An electrician is faced with the following annoying dilemma. In the basement of a three-storey house he finds, bunched together in a hole in the wall, the exposed ends of eleven wires, but he has no way of knowing which end above belongs to which end below. His problem is to match ends.
To accomplish his task, he may do one of two things:
- · Short circuit the wires at either end by twisting the ends together in any manner he chooses.
- · Test for continuity of a closed circuit by means of a “continuity tester”, consisting of a battery and a bell. The bell rings when the instrument is connected to two ends of a continuous unbroken circuit.
Not wishing to exhaust himself with needless stair climbing and having a passionate interest in operations research, the electrician sat down on the top floor with a paper and pencil and soon devised the most efficient method of labelling the wires. What was his method?
On the top floor, the electrician shorted five pairs of wires by twisting them together, leaving the last wire free. Then he walked to the basement and identified the lower ends of the shorted pairs by means of his continuity tester. He labelled the bottom ends of the first shorted pair A1 and A2 respectively, the ends of the second shorted pair B1 and B2 respectively, the ends of the third shorted pair C1 and C2 respectively, the ends of the fourth shorted pair D1 and D2 respectively, the ends of the fifth shorted pair E1 and E2 respectively and the unpaired end he labelled F. He shorted the bottom ends of the wires by leaving A1 free, connecting A2 to B1, B2 to C1, C2 to D1, D2 to E1, and E2 to F.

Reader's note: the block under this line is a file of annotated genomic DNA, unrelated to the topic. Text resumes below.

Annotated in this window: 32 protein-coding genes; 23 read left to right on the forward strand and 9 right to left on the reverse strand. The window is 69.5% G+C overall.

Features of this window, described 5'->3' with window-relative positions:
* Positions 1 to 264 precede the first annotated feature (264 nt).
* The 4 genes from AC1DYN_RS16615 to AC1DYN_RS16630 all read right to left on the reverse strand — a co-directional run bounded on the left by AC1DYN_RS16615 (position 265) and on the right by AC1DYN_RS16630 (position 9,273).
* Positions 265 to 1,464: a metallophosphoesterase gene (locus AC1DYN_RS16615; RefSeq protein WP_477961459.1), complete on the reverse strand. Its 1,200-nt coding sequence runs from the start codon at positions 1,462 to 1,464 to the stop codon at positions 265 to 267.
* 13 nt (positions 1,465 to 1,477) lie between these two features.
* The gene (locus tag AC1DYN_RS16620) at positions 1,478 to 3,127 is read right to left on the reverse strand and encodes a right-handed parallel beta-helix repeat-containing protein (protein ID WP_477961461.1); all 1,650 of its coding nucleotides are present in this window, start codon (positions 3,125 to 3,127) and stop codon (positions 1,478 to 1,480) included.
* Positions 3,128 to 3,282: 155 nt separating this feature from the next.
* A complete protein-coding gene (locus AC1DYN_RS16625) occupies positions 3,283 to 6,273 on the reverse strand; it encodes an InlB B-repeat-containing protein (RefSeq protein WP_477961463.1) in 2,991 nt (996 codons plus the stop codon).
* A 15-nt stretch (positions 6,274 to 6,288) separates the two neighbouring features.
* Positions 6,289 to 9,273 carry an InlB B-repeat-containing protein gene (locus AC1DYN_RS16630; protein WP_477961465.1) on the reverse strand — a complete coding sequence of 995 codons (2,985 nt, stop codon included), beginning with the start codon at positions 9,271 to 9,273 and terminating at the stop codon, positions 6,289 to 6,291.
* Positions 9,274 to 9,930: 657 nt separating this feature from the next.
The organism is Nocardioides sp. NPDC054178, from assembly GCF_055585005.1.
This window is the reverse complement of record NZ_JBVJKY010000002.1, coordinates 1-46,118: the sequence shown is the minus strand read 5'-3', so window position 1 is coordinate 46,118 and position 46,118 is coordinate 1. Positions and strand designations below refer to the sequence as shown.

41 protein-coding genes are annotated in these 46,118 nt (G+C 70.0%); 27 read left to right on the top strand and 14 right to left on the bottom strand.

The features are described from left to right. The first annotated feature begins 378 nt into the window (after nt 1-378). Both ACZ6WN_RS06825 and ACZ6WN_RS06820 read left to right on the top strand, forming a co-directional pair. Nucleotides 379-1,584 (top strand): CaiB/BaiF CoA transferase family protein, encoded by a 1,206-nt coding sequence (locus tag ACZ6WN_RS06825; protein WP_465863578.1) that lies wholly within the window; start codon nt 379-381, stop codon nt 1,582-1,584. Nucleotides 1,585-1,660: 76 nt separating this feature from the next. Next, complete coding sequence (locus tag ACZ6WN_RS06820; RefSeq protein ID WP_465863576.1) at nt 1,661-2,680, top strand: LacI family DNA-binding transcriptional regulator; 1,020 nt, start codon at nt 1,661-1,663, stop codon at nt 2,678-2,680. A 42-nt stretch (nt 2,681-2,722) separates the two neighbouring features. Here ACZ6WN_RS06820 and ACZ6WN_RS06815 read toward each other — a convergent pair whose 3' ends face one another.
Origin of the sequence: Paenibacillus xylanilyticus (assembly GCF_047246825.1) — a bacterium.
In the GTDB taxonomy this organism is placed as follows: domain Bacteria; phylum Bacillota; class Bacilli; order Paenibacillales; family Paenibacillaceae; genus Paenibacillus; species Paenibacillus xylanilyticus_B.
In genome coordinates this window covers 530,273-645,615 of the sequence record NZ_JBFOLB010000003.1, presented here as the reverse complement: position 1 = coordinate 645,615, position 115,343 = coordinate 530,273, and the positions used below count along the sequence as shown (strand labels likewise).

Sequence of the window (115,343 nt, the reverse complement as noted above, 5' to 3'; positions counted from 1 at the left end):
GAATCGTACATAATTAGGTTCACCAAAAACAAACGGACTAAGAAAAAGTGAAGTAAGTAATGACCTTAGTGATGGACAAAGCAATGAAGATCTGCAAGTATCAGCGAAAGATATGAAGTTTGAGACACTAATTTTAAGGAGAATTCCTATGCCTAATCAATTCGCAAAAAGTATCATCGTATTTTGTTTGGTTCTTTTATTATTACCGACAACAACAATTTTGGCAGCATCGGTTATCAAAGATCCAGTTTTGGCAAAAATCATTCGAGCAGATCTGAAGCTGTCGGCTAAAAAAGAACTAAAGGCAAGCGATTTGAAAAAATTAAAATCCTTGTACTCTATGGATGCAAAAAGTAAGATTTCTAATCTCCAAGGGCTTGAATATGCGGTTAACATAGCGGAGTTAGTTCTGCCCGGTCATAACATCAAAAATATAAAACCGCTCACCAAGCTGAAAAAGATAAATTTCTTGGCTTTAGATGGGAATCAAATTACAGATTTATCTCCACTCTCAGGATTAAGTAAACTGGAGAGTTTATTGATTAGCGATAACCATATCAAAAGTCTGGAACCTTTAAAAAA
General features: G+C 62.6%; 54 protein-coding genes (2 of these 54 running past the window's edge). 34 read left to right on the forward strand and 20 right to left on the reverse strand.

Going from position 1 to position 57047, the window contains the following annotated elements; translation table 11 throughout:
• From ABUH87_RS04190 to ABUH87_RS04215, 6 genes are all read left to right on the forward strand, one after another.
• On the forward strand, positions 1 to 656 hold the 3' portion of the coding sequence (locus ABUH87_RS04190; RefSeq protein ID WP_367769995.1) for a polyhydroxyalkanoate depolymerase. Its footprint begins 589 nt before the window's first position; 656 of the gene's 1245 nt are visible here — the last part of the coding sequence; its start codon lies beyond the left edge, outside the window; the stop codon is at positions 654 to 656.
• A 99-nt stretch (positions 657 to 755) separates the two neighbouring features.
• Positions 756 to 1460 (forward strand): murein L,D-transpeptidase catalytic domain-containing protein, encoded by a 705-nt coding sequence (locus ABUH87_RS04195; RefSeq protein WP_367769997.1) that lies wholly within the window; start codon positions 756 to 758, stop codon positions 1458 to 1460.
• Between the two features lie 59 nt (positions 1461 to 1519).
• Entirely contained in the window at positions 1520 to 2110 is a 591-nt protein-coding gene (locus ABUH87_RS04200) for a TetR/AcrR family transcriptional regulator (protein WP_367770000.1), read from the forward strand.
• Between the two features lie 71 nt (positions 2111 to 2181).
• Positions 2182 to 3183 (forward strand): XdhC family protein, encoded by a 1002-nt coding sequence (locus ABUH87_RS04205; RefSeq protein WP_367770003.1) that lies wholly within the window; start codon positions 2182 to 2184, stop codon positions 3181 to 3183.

Back on the top floor, he removed all the shorts but left the pairs twisted together at insulated portions so that the pairs were still identifiable. He then checked for continuity between the free wire, which he knew to be the upper end of F and some other wire. When he found the other wire he was at once able to label it E2 and identify its mate as E1. He next tested for contintuity between E1 and another end which when found could be marked D2 and its mate D1. Continuing in this fashion, the remaining ends were easily identified.